Why We Must Still Go Boldly

February 3, 2003

by Seth Shostak - Senior Astronomer

For the third time in four decades, I was awakened by a phone call telling me of tragedy in the American space program. The impact of hearing the news about Columbia inevitably recalled what I felt in 1967 when Grissom, White, and Chaffee burned to death in an Apollo capsule, or how I reacted when a stupefied colleague told me that Challenger had exploded 73 seconds after liftoff. The sudden sickening in my gut is surely akin to what any reader of this column felt.

But there’s another reaction to these calamities that’s just as predictable: the post-mortem gnashing of teeth by pundits as they rhetorically ask themselves and us whether we should even be scouting the nearby fringes of space. Many raise the man-versus-machine argument: why do we continue to risk people when robots can do the job? Those who are willing to tread thinner ice pose a more radical question: why do we need a space program at all?

Why indeed. Unlike many, I’ve had to confront this query explicitly. In 1997, the year we watched Sojourner successfully reconnoiter a rocky patch of martian real estate, I visited Australia to give a series of school lectures. One bright-faced young student asked me this: "Why does America spend billions of dollars putting motorized skateboards on Mars while people are starving in the streets?"

There’s a facile answer to this: we do it for knowledge. We are engaged in a voyage of exploration and learning, and to undertake such journeys is a fundamental and noble drive.

That’s true, and probably true at a basal level. In humans as well as ants, an urge to pioneer the unknown – if it exists in at least a few individuals – monumentally improves the survival chances for all others. Not everyone need be a scientist, but if no one is, then society will stagnate or worse.

The politically correct justifications for exploration are knowledge and spin-off technology. The first has a lofty appeal, and the latter can be understood by nearly anyone. We’re not talking Tang here, but telecommunications, terrestrial monitoring (weather satellites, for example), GPS, and much of the revolution in electronics.

Majestic as this answer is, it often fails to resonate with the public. The citizenry’s vision of the space program isn’t so much what we’ve learned about metabolism and microgravity, but consists instead of a mental pastiche of video clips in which astronauts in shorts, clearly having a good time, juggle their weightless food. And the question such imagery begs is this: Is the manned space program, despite all the scientific rationale, fundamentally just an expensive adventure for a chosen, lucky few?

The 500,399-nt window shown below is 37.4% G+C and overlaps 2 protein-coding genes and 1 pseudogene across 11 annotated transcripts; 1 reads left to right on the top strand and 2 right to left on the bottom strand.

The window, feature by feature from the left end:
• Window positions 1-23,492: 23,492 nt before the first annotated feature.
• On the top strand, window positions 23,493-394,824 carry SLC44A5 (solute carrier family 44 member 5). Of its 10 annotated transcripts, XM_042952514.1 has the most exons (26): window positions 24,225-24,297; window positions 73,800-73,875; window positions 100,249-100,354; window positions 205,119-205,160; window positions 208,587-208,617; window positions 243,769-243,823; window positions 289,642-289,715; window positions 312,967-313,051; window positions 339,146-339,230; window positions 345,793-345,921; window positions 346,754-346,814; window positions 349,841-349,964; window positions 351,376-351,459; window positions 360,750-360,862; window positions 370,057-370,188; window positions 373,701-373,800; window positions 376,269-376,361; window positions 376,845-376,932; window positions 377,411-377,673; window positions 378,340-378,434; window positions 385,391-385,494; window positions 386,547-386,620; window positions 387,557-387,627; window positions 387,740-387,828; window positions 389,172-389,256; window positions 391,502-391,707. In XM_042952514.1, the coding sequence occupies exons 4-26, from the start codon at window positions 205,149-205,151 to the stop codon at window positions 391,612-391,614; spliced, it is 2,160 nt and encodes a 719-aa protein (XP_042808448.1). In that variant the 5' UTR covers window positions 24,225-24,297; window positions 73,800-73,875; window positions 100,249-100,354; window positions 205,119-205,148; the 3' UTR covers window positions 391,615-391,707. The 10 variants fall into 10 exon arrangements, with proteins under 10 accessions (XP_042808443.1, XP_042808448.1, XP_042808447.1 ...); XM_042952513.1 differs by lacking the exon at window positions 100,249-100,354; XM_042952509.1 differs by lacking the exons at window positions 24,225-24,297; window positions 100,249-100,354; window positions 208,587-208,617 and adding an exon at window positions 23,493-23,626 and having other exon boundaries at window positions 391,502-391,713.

Well of course not. But it is disingenuous I think, and even counterproductive, to minimize the lure – and more importantly, the value – of simply pushing the envelope of human experience; of savoring the adventure that allows you to bounce around in zero-G. To downplay the emotional in favor of the intellectual is easy and immensely acceptable; but it’s a self-deceiving argument. Knowledge may be the goal, but adventure is usually the motivation. We go to the mountain largely because "it’s there."

History tells us this is so, as does a simple examination of our heroes. It’s fashionable in 2003 to recall the remarkable trek of Lewis and Clark, whom Thomas Jefferson charged with charting America’s newly purchased territories west of the Mississippi. The two explorers made copious and valuable observations of flora, fauna, geography, and native cultures, all of which proved useful in opening the continent. But today what we most remember and admire about their expedition is not the volume of data, but the triumph of their journey; an odyssey of survival in dangerous and unknown lands.

The same is true of another frontier of exploration: Antarctica at the beginning of the twentieth century. Nearly everyone knows the bittersweet story of Robert Scott, who died on the ice while walking back from the pole, a sled burdened with rock samples still at his side. But at least as inspiring are the tales of Ernest Shackleton, who was required to sail 600 miles in an open boat across the worst seas in the world to save his polar expedition. Shackleton did rather little science, but the energy that drove him to test the unknown and survive are now widely admired.

Probing the edge of the known is neither easy nor safe. This is tautologically true, and we cannot expect otherwise. All great exploration efforts are vulnerable to disaster. Few among the famous sea-going navigators of the late 18th century survived to retirement, and entire ships were routinely lost.

So when exploration comes to grief, let us at least moderate the temptation to damn the enterprise just because of its clear component of bravado and adventure. Gene Rodenberry pictured the best of our descendants as those who would "boldly go where no one had gone before." He simply said what all of us truly know: there is enormous value in the "going."